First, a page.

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Brig. Gen. Gregory Day, land component commander, pins the Soldier's Medal on Sgt. 1st Class Jedidia Powell at Camp Withycombe, Ore., April 10, 2021. Powell repeatedly ran into a burning house and helped two women and a dog to safety in November 2017.
Brig. Gen. Gregory Day, land component commander, pins the Soldier's Medal on Sgt. 1st Class Jedidia Powell at Camp Withycombe, Ore., April 10, 2021. Powell repeatedly ran into a burning house and helped two women and a dog to safety in November 2017. (Screenshot/DVIDS)
Brig. Gen. Gregory Day, land component commander, pins the Soldier's Medal on Sgt. 1st Class Jedidia Powell at Camp Withycombe, Ore., April 10, 2021. Powell repeatedly ran into a burning house and helped two women and a dog to safety in November 2017.
Brig. Gen. Gregory Day, land component commander, pins the Soldier's Medal on Sgt. 1st Class Jedidia Powell at Camp Withycombe, Ore., April 10, 2021. Powell repeatedly ran into a burning house and helped two women and a dog to safety in November 2017. (Screenshot/DVIDS)
Sgt. 1st Class Jedidia Powell earned the Soldier's Medal for repeatedly running into a burning house and helping two women and a dog to safety in November 2017.
Sgt. 1st Class Jedidia Powell earned the Soldier's Medal for repeatedly running into a burning house and helping two women and a dog to safety in November 2017. (Screenshot/DVIDS)
The Soldier's Medal is displayed on Sgt. 1st Class Jedidia Powell's chest on April 10, 2021, during a ceremony at Camp Withycombe, Ore. Powell ran into a burning house, helping two women and a dog in 2017.
The Soldier's Medal is displayed on Sgt. 1st Class Jedidia Powell's chest on April 10, 2021, during a ceremony at Camp Withycombe, Ore. Powell ran into a burning house, helping two women and a dog in 2017. (Screenshot/DVIDS)

A soldier who repeatedly ran into a burning house and helped two women and a dog was awarded the Army’s highest award for bravery off the battlefield.

Sgt. 1st Class Jedidia Powell received the Soldier’s Medal in a ceremony April 10 near Portland, Ore., from Brig. Gen. Gregory Day, commander of the Oregon National Guard’s land component, and Col. Philip DeMontigny, 41st Infantry Brigade Combat Team commander. An audience of fellow soldiers applauded him, a video shows.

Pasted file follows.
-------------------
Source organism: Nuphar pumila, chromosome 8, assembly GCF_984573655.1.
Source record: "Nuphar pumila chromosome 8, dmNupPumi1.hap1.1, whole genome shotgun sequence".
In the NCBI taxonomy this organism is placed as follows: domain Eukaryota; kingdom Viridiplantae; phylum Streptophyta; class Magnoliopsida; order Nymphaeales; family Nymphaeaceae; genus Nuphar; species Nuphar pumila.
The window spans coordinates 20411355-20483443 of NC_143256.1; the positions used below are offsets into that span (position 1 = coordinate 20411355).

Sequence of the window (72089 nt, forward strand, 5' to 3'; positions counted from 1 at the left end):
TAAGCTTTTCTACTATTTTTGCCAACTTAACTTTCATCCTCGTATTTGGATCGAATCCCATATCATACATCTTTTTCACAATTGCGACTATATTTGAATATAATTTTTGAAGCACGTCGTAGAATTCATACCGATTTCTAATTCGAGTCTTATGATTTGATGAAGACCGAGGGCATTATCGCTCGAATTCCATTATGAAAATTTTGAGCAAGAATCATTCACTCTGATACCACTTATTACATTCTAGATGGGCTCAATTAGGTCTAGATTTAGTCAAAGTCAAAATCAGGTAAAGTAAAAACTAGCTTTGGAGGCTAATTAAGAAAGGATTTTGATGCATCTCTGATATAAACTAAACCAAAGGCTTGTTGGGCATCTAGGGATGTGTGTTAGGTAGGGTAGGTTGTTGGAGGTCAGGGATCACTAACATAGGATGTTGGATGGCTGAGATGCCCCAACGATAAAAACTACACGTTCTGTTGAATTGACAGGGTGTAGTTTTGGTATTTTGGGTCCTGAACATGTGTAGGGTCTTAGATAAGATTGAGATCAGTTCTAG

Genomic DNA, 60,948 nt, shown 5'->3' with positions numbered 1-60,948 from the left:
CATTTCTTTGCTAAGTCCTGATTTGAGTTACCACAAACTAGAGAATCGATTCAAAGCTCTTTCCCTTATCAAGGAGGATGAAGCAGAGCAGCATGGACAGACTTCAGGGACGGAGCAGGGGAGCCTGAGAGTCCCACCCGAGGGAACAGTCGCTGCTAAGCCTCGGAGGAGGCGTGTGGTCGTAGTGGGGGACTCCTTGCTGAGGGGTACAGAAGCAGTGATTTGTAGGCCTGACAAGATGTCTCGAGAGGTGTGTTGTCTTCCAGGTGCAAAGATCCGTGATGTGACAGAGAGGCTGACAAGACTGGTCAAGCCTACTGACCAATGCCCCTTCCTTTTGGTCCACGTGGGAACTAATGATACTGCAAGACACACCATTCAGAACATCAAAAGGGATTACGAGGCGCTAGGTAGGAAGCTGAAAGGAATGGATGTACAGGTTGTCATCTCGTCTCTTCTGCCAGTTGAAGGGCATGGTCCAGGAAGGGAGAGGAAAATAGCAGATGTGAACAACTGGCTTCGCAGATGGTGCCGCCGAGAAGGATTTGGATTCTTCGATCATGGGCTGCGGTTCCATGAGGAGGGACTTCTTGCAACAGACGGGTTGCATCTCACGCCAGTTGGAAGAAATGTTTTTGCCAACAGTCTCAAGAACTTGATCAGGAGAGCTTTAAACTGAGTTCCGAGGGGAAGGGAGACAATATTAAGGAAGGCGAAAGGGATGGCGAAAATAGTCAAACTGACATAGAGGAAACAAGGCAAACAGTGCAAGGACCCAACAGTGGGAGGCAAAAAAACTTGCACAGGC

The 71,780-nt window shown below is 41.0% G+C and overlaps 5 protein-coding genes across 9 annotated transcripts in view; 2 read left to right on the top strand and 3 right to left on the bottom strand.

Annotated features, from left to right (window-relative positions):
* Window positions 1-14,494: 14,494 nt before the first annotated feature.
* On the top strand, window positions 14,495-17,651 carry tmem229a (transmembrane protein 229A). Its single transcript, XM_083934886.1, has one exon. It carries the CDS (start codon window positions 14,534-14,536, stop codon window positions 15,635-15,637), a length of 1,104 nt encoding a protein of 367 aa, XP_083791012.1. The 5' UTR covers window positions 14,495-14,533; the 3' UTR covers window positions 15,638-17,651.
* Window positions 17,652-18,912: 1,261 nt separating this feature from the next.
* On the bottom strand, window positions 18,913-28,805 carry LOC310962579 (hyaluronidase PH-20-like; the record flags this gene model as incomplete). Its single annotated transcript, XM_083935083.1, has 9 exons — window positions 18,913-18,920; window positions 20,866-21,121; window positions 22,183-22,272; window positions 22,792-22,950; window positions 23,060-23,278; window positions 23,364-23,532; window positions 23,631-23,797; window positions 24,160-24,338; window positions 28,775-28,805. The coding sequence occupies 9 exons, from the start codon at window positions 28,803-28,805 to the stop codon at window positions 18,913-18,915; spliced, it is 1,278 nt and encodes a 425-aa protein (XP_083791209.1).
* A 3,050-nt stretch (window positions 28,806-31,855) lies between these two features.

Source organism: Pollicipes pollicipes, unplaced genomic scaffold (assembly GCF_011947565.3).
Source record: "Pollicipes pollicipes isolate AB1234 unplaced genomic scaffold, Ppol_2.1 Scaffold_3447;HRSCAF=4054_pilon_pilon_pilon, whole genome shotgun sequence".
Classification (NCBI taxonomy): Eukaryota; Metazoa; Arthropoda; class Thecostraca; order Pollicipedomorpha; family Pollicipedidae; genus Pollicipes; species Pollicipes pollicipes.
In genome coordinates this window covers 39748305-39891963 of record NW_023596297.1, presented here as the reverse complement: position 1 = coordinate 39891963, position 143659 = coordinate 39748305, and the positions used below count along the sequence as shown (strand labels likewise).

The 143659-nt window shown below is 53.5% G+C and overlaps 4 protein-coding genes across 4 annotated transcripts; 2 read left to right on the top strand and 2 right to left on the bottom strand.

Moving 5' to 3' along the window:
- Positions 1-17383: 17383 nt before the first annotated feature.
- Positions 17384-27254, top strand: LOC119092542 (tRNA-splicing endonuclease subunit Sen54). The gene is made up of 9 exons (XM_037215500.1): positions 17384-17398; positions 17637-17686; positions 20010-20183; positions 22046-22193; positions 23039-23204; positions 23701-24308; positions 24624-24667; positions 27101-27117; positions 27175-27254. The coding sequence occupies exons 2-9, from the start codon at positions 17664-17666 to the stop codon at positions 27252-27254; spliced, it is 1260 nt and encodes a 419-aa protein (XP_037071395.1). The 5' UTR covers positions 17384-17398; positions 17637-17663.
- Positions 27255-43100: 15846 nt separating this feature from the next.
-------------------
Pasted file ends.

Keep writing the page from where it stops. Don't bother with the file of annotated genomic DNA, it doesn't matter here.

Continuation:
Powell, a full-time Guard noncommissioned officer, was on duty in Portland one afternoon in late November 2017 when a state maintenance worker poked his head in the door and said a house was on fire down the street. There were no emergency crews on the scene, so Powell ran out to help.

About a block and a half away, a teenage boy was assisting his severely burned mother out of the building and calling for help, Powell said. He got her to safety, then ran into the house.

“There’s huge flames coming from the kitchen, a lot of smoke,” he said in a recent video interview. “I noticed a woman on my right-hand side who was disoriented down on the floor. She was trying to grab a dog.”

He got both the woman and her dog out of the house and laid her next to the other woman, then returned to the house to clear other rooms. As Powell exited, a fellow soldier showed up and they ran together to the back of the house to make sure the garage was empty.

“After we thought the house was completely empty, we went ahead and went to the front side of the house, noticed that there were first-responders there, felt it was under control and we decided to go back to work,” he said. “It really wasn’t no big thing.”

It took three minutes to clear the burning house, but almost four years for the award to wend its way through the administrative process, Powell said at the ceremony, where he thanked members of his command for their persistence.

The award package took “a significant amount of work,” Maj. Matthew Branstetter, a personnel officer in the 41st Infantry BCT, said in an online video.

Day, the general, said in a Facebook video of the award event that Powell had recalled that before running to the fire, he told another soldier “follow me.”

“That’s kind of the epitome of a good NCO,“ Day said. “You know, leads his soldiers into harm’s way.”

garland.chad@stripes.com Twitter: @chadgarland

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Chad is a Marine Corps veteran who covers the U.S. military in the Middle East, Afghanistan and sometimes elsewhere for Stars and Stripes. An Illinois native who’s reported for news outlets in Washington, D.C., Arizona, Oregon and California, he’s an alumnus of the Defense Language Institute, the University of Illinois at Urbana-Champaign and Arizona State University.
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